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More than 7000 individuals contacted the Australian Competition and Consumer Commission with complaints and enquiries about small businesses and franchising in the second half of last year, according to the competition watchdog’s latest small business report.
At the top of the list of concerns are misleading representations by businesses and consumer guarantees from businesses.
But while overall complaints about franchising were down, a leading franchising expert expects the ACCC to report a greater level of complaints and enquiries about the updated Franchising Code of Conduct in the next six-monthly report.
The ACCC received 4809 complaints relating to small business between July and December 2014, along with 1861 enquiries. This compares to 5396 complaints and 1499 enquiries in January to July 2014.
Franchising related complaints totalled 239 for the period, with an additional 122 enquiries. This was slightly down on the 282 complaints and 105 enquiries received by the ACCC between January and July last year.
In 2014, small business related complaints were most likely to be about misleading conduct or false representations, with 1626 complaints received. This compares to 1359 complaints received in 2013.
An additional 82 complaints about misleading conduct and false representations were received by the ACCC in relation to franchising, down slightly from the 86 received the year before.
Around 700 people complained to the ACCC about consumer guarantees offered by small businesses, up from 520 the year before, while 337 complaints related to product safety, compared to 99 complaints in 2013. Complaints about misuse of market power more than doubled, from 105 in 2013 to 232 in 2014.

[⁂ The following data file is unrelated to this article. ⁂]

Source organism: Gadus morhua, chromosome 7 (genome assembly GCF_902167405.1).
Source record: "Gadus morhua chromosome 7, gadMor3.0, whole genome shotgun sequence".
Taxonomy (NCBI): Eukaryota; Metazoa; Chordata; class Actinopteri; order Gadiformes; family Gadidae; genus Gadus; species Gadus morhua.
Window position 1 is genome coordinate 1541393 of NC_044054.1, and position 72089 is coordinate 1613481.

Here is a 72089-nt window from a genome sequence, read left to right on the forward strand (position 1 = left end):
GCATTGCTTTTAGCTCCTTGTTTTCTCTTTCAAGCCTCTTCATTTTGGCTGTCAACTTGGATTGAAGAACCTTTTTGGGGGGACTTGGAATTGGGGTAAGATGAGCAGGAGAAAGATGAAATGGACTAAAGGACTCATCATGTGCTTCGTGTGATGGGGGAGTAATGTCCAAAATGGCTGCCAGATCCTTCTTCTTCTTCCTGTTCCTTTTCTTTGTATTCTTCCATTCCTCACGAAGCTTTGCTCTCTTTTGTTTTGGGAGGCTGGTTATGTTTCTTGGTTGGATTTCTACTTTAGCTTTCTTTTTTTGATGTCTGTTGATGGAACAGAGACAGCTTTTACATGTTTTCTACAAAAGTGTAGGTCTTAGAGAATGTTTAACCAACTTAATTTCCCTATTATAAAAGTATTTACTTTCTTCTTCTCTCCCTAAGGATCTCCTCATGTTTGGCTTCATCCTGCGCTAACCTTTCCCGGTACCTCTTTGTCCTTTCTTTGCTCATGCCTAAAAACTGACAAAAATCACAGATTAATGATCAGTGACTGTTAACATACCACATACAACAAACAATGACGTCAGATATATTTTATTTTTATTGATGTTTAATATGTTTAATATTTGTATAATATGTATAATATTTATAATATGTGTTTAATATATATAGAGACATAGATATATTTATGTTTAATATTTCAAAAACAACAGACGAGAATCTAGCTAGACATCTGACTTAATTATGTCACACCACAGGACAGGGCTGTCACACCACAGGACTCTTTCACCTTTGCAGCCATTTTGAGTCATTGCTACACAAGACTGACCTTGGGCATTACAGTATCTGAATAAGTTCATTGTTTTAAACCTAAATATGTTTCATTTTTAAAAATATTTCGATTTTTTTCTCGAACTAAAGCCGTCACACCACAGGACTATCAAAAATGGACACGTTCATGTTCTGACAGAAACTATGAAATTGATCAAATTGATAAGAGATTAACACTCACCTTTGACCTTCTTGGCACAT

Of the franchising related complaints, concerns about unconscionable conduct rose from 29 in 2013 to 34 in 2014, while complaints about disclosure and termination of franchise agreements under the Franchising Code dropped year-on-year.
But Jason Gehrke, director of the Franchise Advisory Centre, told SmartCompany the complaints and enquiries recorded in the report all came before the updated Franchising Code of Conduct came into effect at the start of this year.
“When we receive the next six-month report in August, we will get a better idea,” Gehrke says.
“We won’t see a tsunami of complaints about franchising yet.”
Gehrke says it is likely media attention around the introduction of the updated code will contribute equally to any increase in enquiries or complaints to the ACCC as behaviour in the sector but the conversion rate of enquiries to complaints “isn’t necessarily indicative of widespread non-compliance”.
“Perhaps people are wanting to know what their rights are and where they stand?” he says.
Gehrke says the franchising sector has “effectively been on notice since April last year” when the changes to the Franchising Code were first flagged and so franchisors and franchisees knew “these changes were coming”.
“Franchisors have had time to develop new process or systems to deal with the changes,” he says.
But Gehrke says the second draft of the code was not released publicly until November 2014, meaning franchisors faced “quite a long period of uncertainty between April and November”.
“Most people are working very hard and some have achieved compliance,” he says.
“The proof of the pudding will be the extent to which any prosecutions [by the ACCC] are successful.”